Pecos Power at an All-Time High

By Sarah Snyder
NewsWest 9

It's a price hike that's squeezing home and business owners all over West Texas. 

The Texas-New Mexico Power Company is asking for a rate increase that's the highest some cities have ever seen. 

City leaders are trying to figure out why the price is skyrocketing.

"Every month, we almost have cardiac arrest," Mary Perea, Owner Taylor's Flowers for 40 years, said. "It's terrible."

Small business owners like Mary Perea say the high electricity bill is eating her lunch.

"Our profits are going through the electrical tubes," Perea said. "It's gotten to the point where each month, we don't know what to expect from these people."

That's why on Wednesday morning, the City of Pecos joined a coalition of West Texas cities to find out why it's so expensive.

"All the city is asking is that they please suspend the day of the rate increase until we have a chance to review it and get a better understanding of why the increase is so large," Pecos Mayor Richard Alligood, said.

The Texas-New Mexico Power Company is now asking for about an 80% increase for small businesses and street lighting, a 23% rate increase for residential areas. And for an average Pecos home, that's about $50 more each month.

"It's the largest increase we've seen on electrical energy," Mayor Alligood said.

"It's to the point where in the future, either we shut down or sell out or just scale down," Perea said. "The florist industry relies a lot on electricity because we have walk in coolers and a lot of refridgeration with our flowers and all."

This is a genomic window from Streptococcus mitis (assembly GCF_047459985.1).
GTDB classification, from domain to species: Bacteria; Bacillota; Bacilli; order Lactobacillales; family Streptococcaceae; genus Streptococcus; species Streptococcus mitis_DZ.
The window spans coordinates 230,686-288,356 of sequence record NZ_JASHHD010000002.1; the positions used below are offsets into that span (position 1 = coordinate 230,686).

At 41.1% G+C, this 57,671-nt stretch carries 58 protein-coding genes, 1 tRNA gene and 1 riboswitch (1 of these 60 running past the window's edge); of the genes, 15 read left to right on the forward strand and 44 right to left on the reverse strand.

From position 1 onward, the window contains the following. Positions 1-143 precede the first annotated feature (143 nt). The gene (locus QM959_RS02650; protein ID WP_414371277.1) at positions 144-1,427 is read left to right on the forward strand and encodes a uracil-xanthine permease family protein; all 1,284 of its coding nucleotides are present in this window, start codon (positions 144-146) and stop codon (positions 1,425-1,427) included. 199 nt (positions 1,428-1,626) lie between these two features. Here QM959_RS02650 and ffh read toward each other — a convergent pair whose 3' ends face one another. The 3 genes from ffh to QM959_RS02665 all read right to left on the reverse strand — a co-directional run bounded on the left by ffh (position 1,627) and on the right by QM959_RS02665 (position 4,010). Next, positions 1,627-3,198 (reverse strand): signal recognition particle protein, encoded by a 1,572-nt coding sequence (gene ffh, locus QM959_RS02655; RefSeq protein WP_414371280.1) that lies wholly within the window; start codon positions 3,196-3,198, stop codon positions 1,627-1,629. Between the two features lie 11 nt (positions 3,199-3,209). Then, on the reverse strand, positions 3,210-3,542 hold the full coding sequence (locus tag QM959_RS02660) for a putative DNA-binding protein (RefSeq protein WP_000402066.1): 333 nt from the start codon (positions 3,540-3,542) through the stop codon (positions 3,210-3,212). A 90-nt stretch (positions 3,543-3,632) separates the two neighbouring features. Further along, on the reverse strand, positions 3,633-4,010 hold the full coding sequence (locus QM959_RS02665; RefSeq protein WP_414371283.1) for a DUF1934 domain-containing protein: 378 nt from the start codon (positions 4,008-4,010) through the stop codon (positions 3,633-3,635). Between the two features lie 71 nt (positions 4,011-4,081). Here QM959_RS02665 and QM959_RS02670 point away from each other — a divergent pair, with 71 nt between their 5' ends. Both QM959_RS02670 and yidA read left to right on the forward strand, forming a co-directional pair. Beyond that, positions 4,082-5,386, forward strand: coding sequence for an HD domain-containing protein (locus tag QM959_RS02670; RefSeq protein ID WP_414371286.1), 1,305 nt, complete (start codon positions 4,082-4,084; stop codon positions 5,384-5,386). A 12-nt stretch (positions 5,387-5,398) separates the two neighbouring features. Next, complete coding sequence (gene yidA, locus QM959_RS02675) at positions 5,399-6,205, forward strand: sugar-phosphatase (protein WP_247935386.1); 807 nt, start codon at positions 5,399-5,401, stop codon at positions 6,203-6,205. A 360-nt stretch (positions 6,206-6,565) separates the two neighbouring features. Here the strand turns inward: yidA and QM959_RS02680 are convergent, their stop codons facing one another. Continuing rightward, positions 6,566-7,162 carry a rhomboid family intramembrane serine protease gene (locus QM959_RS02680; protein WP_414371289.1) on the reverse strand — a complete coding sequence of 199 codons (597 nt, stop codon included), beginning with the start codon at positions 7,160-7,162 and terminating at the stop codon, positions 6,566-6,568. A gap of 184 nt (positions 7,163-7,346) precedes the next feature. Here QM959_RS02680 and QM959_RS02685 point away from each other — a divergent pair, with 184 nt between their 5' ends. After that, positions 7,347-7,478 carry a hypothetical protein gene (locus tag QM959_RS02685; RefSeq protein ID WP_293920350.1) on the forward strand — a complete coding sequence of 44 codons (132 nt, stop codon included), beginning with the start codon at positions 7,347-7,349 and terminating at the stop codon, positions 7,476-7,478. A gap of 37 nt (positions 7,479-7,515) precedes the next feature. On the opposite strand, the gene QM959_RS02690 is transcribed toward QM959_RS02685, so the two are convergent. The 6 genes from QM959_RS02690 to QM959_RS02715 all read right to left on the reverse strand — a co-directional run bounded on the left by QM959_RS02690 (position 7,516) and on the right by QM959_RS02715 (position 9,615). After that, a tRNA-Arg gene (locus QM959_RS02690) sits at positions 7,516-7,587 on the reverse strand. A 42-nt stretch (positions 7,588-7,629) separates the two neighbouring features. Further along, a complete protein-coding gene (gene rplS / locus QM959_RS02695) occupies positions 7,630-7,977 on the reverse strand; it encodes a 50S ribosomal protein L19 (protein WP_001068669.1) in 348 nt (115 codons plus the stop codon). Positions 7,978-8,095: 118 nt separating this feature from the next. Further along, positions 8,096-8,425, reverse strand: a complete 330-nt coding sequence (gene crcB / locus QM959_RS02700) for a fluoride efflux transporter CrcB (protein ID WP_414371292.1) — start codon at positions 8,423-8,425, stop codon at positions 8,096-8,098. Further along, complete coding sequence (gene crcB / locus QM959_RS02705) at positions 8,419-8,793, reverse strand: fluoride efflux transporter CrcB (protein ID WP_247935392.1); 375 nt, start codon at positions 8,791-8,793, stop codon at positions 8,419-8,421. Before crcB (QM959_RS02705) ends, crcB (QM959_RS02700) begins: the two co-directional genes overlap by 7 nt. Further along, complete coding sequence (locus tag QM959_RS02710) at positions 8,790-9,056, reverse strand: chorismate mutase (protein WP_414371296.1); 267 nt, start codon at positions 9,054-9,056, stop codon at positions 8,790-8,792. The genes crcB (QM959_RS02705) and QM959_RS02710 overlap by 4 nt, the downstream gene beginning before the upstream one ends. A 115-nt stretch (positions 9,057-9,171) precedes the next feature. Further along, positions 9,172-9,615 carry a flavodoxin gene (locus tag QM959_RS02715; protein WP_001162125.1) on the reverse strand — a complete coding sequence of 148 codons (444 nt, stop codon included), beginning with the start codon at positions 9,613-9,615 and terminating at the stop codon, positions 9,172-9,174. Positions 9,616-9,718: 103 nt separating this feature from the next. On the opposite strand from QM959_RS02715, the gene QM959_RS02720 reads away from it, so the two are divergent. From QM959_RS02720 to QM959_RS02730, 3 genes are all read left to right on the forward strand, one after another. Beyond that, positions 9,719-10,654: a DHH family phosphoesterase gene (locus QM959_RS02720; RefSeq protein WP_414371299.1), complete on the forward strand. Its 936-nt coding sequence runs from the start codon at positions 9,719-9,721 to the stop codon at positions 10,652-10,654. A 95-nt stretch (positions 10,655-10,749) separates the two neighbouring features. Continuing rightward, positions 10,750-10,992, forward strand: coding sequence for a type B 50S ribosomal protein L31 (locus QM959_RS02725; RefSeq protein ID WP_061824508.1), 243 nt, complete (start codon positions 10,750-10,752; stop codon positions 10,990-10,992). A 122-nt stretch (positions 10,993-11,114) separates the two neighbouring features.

Pecos officials are working with Austin Attorney Alfred Herrera to delay the October 3rd increase for 90 days until they get some answers. He tells NewsWest 9 that about 7,000 customers in eight West Texas cities will be affected: Barstow, Fort Stockton, Kermit, Pecos, Sanderson, Toyah, Wickett, and Wink.

They're just beginning their investigation, but in the meantime, Pecos leaders are thinking about switching power companies.

"How are my fixed income residents going to be able to survive with such a tremendous increase?" Mayor Alligood said. "They're not seeing a 23% increase in their fixed income rates of social security and any other support they may be receiving."

"It's to the point that we don't know what other steps to take," Perea said. "We're so frustrated with the rates. I don't know what else to do."